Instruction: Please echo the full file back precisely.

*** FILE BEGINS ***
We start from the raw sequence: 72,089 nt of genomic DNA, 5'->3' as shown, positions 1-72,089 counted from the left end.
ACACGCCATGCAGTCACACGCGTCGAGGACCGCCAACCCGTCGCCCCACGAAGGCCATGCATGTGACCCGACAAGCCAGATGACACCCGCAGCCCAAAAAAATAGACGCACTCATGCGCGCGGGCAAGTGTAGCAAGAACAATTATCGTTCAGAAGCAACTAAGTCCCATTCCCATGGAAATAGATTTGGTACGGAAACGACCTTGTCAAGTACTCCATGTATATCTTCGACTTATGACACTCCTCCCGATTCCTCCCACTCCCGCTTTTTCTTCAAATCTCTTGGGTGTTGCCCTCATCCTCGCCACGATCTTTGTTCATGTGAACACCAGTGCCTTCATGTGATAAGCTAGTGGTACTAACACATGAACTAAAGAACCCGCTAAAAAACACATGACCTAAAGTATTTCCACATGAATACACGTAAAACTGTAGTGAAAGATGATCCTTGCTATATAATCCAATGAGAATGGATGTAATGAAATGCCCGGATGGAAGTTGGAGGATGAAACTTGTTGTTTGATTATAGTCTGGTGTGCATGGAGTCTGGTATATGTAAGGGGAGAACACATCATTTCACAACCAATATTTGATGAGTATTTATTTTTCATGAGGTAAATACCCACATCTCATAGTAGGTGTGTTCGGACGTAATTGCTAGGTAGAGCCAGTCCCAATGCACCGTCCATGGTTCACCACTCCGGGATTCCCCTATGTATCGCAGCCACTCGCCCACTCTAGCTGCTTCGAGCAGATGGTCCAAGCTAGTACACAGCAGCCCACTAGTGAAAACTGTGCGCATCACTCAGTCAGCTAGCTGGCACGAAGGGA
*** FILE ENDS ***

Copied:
We start from the raw sequence: 72,089 nt of genomic DNA, 5'->3' as shown, positions 1-72,089 counted from the left end.
ACACGCCATGCAGTCACACGCGTCGAGGACCGCCAACCCGTCGCCCCACGAAGGCCATGCATGTGACCCGACAAGCCAGATGACACCCGCAGCCCAAAAAAATAGACGCACTCATGCGCGCGGGCAAGTGTAGCAAGAACAATTATCGTTCAGAAGCAACTAAGTCCCATTCCCATGGAAATAGATTTGGTACGGAAACGACCTTGTCAAGTACTCCATGTATATCTTCGACTTATGACACTCCTCCCGATTCCTCCCACTCCCGCTTTTTCTTCAAATCTCTTGGGTGTTGCCCTCATCCTCGCCACGATCTTTGTTCATGTGAACACCAGTGCCTTCATGTGATAAGCTAGTGGTACTAACACATGAACTAAAGAACCCGCTAAAAAACACATGACCTAAAGTATTTCCACATGAATACACGTAAAACTGTAGTGAAAGATGATCCTTGCTATATAATCCAATGAGAATGGATGTAATGAAATGCCCGGATGGAAGTTGGAGGATGAAACTTGTTGTTTGATTATAGTCTGGTGTGCATGGAGTCTGGTATATGTAAGGGGAGAACACATCATTTCACAACCAATATTTGATGAGTATTTATTTTTCATGAGGTAAATACCCACATCTCATAGTAGGTGTGTTCGGACGTAATTGCTAGGTAGAGCCAGTCCCAATGCACCGTCCATGGTTCACCACTCCGGGATTCCCCTATGTATCGCAGCCACTCGCCCACTCTAGCTGCTTCGAGCAGATGGTCCAAGCTAGTACACAGCAGCCCACTAGTGAAAACTGTGCGCATCACTCAGTCAGCTAGCTGGCACGAAGGGA